Nurse and Old Lady with Caption "Long Term Care"


Laura Blumenstiel Jan. 2, 2024

A long-term illness or disability can bring about financial uncertainty, especially considering the high cost of healthcare. Long-term care insurance and Medicaid are two options that individuals can consider to cover their long-term care expenses. This article aims to provide you with a comprehensive understanding of what long-term care insurance and Medicaid are, and the differences between the two.

Long-Term Care Insurance

Long-term care insurance is a policy that covers the expenses associated with long-term care, including nursing home care, home care, and assisted living facilities. It is a type of insurance that is designed to provide coverage for medical and non-medical expenses, which are not typically covered by regular health insurance.

The policyholder must pay a monthly premium to be covered under a long-term care insurance policy. The premium amount is determined based on age, health, and policy coverage. The policy coverage can range from in-home care to nursing home care.

It's important to note that the sooner you apply for long-term care insurance, the lower the premium usually is. Generally, it is recommended for individuals who are in their 50s and 60s to obtain long-term care insurance while in good health, to take advantage of lower premiums.


Medicaid is a joint federal and state program that covers healthcare costs for individuals with limited income and assets. It provides coverage for people of all ages, including long-term care for seniors and individuals with disabilities. Medicaid will cover long-term care expenses, typically in a nursing home setting, for those who meet the income and asset requirements.

To qualify for Medicaid, you need to meet certain eligibility requirements. Your total income and assets, including real estate, bank accounts, and investments, will all be taken into consideration. Medicaid also has a five-year “look-back” period that considers any assets that you gifted to others in an attempt to lower your assets quickly before applying for Medicaid.

What's the difference between long-term care insurance and Medicaid?

The key difference between long-term care insurance and Medicaid is how they are structured. Long-term care insurance is a private insurance policy that is purchased to cover the costs of long-term care (such as in-home aids and nursing home expenses). It is available to anyone who can pay the monthly premiums and will cover the costs of care regardless of your income or assets.

Medicaid, on the other hand, is a government-run program that provides healthcare coverage to those who meet certain eligibility requirements. While long-term care insurance is typically geared towards those with high income and assets, Medicaid is designed for those with limited income and assets.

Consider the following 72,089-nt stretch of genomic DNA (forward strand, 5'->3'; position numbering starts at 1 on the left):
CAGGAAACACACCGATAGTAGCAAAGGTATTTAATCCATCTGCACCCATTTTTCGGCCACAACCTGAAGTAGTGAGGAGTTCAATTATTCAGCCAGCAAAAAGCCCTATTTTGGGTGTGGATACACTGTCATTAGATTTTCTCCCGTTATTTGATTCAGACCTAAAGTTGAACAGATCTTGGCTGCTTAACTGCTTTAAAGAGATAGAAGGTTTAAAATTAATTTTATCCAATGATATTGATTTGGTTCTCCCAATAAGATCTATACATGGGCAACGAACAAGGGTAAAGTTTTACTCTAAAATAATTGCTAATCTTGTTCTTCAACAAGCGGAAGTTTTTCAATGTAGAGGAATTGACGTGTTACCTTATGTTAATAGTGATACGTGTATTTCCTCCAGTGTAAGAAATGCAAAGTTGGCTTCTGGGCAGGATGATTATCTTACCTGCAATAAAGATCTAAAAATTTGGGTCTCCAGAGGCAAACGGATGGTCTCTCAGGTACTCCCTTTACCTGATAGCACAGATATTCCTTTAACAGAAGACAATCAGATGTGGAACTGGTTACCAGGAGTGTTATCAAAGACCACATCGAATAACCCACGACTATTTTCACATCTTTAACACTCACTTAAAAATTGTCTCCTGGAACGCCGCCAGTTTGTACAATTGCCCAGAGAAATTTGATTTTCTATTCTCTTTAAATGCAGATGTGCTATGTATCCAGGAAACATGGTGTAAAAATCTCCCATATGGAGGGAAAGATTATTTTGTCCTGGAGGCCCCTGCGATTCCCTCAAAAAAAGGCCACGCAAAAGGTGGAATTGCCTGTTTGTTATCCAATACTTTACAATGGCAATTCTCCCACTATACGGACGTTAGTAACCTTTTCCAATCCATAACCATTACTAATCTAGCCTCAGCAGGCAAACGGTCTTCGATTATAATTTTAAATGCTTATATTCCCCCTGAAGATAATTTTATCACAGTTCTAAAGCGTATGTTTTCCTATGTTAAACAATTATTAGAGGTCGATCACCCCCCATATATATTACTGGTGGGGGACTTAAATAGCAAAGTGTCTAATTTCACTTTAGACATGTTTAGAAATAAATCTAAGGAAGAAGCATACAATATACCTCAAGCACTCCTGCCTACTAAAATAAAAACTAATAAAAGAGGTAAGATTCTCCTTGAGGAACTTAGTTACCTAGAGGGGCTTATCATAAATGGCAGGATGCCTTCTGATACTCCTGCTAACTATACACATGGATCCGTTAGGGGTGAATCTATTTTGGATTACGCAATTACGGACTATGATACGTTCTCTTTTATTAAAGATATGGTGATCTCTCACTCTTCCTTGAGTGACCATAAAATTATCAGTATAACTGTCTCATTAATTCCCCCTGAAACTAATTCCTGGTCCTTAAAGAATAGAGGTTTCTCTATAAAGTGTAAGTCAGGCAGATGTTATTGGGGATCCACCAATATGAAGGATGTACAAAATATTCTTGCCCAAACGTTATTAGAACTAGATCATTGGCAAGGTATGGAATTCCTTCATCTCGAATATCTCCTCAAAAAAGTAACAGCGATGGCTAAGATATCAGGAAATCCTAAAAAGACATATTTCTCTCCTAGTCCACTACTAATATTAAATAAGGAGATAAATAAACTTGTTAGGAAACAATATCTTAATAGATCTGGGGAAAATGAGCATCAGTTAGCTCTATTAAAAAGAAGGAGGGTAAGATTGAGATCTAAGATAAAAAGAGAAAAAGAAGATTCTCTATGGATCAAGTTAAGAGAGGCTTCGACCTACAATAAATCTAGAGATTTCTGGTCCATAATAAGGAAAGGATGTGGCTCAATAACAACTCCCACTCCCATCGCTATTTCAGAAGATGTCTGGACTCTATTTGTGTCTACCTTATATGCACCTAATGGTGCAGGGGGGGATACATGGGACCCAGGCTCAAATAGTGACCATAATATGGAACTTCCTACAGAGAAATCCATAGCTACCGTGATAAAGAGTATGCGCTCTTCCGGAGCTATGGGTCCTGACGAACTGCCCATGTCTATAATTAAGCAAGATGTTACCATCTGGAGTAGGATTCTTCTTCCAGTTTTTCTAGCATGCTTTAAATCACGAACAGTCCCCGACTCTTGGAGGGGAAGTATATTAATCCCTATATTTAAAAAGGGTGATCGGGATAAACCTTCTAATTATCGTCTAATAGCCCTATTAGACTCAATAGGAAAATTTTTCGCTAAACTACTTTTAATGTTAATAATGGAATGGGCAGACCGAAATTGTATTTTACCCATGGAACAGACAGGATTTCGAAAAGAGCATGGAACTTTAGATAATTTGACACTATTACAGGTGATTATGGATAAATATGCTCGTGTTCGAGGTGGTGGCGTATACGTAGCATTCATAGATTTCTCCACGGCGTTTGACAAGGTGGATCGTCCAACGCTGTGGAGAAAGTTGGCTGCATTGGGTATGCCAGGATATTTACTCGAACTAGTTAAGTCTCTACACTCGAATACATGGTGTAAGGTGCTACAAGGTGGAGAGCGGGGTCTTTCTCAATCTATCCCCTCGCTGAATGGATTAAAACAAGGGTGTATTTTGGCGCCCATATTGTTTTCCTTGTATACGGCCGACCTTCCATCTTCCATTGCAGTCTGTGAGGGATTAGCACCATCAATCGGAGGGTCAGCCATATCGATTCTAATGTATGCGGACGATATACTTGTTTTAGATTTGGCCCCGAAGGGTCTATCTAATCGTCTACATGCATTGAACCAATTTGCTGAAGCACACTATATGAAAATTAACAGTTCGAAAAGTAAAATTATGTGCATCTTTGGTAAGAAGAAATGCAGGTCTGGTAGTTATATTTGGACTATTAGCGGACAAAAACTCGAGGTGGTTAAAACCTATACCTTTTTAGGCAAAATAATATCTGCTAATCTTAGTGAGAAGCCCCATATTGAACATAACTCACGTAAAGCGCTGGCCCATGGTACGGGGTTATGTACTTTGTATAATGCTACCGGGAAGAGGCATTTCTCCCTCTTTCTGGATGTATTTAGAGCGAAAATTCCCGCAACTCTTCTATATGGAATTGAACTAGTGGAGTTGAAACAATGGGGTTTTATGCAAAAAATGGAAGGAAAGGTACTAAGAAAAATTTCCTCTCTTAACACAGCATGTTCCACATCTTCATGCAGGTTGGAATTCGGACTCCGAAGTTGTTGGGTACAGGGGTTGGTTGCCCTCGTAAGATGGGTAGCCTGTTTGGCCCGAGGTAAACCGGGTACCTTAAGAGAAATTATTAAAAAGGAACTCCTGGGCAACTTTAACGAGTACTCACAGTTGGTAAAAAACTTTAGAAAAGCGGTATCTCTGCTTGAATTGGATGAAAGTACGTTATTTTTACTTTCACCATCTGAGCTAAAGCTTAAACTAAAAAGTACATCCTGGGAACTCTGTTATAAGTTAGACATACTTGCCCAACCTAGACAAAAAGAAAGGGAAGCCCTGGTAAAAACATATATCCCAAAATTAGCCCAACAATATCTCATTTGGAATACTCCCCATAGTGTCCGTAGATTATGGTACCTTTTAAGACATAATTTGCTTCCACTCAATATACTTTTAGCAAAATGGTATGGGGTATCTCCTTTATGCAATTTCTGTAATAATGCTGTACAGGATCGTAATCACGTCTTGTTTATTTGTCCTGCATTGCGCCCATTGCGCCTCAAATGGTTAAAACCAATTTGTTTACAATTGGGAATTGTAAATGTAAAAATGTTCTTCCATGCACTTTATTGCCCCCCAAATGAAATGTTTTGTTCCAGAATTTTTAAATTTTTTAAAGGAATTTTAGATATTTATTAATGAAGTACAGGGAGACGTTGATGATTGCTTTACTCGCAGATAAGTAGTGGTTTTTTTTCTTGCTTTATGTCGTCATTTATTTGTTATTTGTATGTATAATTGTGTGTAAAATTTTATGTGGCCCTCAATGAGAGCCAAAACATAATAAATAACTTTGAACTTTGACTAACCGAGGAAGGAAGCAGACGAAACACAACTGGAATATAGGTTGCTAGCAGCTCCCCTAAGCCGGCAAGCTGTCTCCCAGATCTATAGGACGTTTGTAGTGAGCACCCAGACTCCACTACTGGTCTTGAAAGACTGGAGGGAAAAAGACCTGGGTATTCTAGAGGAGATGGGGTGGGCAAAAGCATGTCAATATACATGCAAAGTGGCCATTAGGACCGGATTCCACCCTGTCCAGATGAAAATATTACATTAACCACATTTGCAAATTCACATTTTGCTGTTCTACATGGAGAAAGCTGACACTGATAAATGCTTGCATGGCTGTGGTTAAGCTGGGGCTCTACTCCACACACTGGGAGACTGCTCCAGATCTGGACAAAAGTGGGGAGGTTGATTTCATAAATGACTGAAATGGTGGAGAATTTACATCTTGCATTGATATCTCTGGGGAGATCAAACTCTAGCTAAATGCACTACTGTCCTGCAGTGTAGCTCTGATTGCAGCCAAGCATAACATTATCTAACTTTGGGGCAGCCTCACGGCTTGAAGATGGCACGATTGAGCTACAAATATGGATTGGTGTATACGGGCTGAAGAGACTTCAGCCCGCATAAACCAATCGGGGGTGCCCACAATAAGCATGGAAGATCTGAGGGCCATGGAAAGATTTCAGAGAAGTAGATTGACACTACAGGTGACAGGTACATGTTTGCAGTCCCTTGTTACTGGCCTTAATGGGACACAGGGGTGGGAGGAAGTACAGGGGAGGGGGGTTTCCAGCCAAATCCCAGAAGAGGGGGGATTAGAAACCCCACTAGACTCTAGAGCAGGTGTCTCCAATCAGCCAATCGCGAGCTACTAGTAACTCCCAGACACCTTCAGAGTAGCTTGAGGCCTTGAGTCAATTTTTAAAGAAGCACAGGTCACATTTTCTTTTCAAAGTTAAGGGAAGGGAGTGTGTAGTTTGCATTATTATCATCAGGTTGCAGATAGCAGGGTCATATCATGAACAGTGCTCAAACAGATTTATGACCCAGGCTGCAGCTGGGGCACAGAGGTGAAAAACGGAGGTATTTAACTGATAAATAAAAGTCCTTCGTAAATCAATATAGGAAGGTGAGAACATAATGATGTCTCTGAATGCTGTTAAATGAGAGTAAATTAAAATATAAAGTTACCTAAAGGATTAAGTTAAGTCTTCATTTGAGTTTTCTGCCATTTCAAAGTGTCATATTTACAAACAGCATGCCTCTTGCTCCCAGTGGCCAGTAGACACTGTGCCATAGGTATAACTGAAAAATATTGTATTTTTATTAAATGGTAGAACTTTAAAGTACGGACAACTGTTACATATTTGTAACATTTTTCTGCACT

Which option is right for you?

Choosing between long-term care insurance and Medicaid depends on a variety of factors including your age, health, and financial situation. If you are in good health and can pay the monthly premiums, long-term care insurance may be a good option. However, if you don't have the financial means to afford long-term care insurance or meet the asset and income requirements set by Medicaid, then Medicaid may be the better option.

If you are still unsure which option is right for you, it's best to consult with an experienced estate planning lawyer with experience in Medicaid matters. They can provide you with a better understanding of your options and help you make the best decision for yourself and your loved ones.

While long-term care insurance and Medicaid both provide assistance in paying for long-term care, there are differences in how they are structured, how costs are covered, and who is eligible. Ultimately, choosing between the two is a personal decision best made with the help of an experienced elder law attorney. Give us a call at 614-389-9711 to schedule an appointment and discuss your options.

Want to learn more about long-term care and Medicaid planning? Check out our free downloadable e-Book, Aging with Confidence.

About the Author

Having earned her law degree in 1997, Laura Blumenstiel has nearly three decades of legal experience. She is deeply committed to providing compassionate and effective legal services for our clients. Each day, she finds fulfillment in meeting with clients and meticulously crafting trusts and estate planning documents. Additionally, she works diligently on estate administration through probate court proceedings. She's passionate about helping individuals and families plan for the future and guiding them through the probate process during difficult times. She strives to make a genuine connection with all her clients.